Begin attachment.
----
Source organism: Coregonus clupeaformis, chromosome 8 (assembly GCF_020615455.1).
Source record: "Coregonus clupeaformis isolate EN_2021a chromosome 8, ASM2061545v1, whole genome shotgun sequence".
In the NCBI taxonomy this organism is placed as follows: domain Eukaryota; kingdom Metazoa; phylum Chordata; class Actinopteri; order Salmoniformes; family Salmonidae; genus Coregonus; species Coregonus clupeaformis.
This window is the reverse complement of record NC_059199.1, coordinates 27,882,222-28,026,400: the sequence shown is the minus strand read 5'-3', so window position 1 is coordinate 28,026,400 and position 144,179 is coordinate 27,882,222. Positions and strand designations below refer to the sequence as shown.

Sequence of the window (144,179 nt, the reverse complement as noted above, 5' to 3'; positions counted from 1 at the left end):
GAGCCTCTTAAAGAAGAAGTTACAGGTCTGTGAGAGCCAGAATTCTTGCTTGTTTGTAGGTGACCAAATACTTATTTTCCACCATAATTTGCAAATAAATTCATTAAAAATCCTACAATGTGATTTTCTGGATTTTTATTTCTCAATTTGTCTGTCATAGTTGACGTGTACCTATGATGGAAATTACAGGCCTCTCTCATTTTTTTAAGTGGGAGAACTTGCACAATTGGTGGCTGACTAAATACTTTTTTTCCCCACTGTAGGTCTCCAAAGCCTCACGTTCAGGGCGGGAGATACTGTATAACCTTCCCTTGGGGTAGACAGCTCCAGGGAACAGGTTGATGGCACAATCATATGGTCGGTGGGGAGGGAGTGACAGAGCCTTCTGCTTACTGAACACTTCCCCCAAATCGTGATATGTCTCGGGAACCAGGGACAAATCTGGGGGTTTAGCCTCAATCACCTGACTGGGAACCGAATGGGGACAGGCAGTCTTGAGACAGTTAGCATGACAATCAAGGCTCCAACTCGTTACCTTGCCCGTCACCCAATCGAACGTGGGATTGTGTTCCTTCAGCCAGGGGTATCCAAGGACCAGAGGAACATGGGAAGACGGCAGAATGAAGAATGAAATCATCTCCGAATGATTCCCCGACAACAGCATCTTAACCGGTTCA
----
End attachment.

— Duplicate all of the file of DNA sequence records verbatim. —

Source organism: Coregonus clupeaformis, chromosome 8 (assembly GCF_020615455.1).
Source record: "Coregonus clupeaformis isolate EN_2021a chromosome 8, ASM2061545v1, whole genome shotgun sequence".
In the NCBI taxonomy this organism is placed as follows: domain Eukaryota; kingdom Metazoa; phylum Chordata; class Actinopteri; order Salmoniformes; family Salmonidae; genus Coregonus; species Coregonus clupeaformis.
This window is the reverse complement of record NC_059199.1, coordinates 27,882,222-28,026,400: the sequence shown is the minus strand read 5'-3', so window position 1 is coordinate 28,026,400 and position 144,179 is coordinate 27,882,222. Positions and strand designations below refer to the sequence as shown.

Sequence of the window (144,179 nt, the reverse complement as noted above, 5' to 3'; positions counted from 1 at the left end):
GAGCCTCTTAAAGAAGAAGTTACAGGTCTGTGAGAGCCAGAATTCTTGCTTGTTTGTAGGTGACCAAATACTTATTTTCCACCATAATTTGCAAATAAATTCATTAAAAATCCTACAATGTGATTTTCTGGATTTTTATTTCTCAATTTGTCTGTCATAGTTGACGTGTACCTATGATGGAAATTACAGGCCTCTCTCATTTTTTTAAGTGGGAGAACTTGCACAATTGGTGGCTGACTAAATACTTTTTTTCCCCACTGTAGGTCTCCAAAGCCTCACGTTCAGGGCGGGAGATACTGTATAACCTTCCCTTGGGGTAGACAGCTCCAGGGAACAGGTTGATGGCACAATCATATGGTCGGTGGGGAGGGAGTGACAGAGCCTTCTGCTTACTGAACACTTCCCCCAAATCGTGATATGTCTCGGGAACCAGGGACAAATCTGGGGGTTTAGCCTCAATCACCTGACTGGGAACCGAATGGGGACAGGCAGTCTTGAGACAGTTAGCATGACAATCAAGGCTCCAACTCGTTACCTTGCCCGTCACCCAATCGAACGTGGGATTGTGTTCCTTCAGCCAGGGGTATCCAAGGACCAGAGGAACATGGGAAGACGGCAGAATGAAGAATGAAATCATCTCCGAATGATTCCCCGACAACAGCATCTTAACCGGTTCA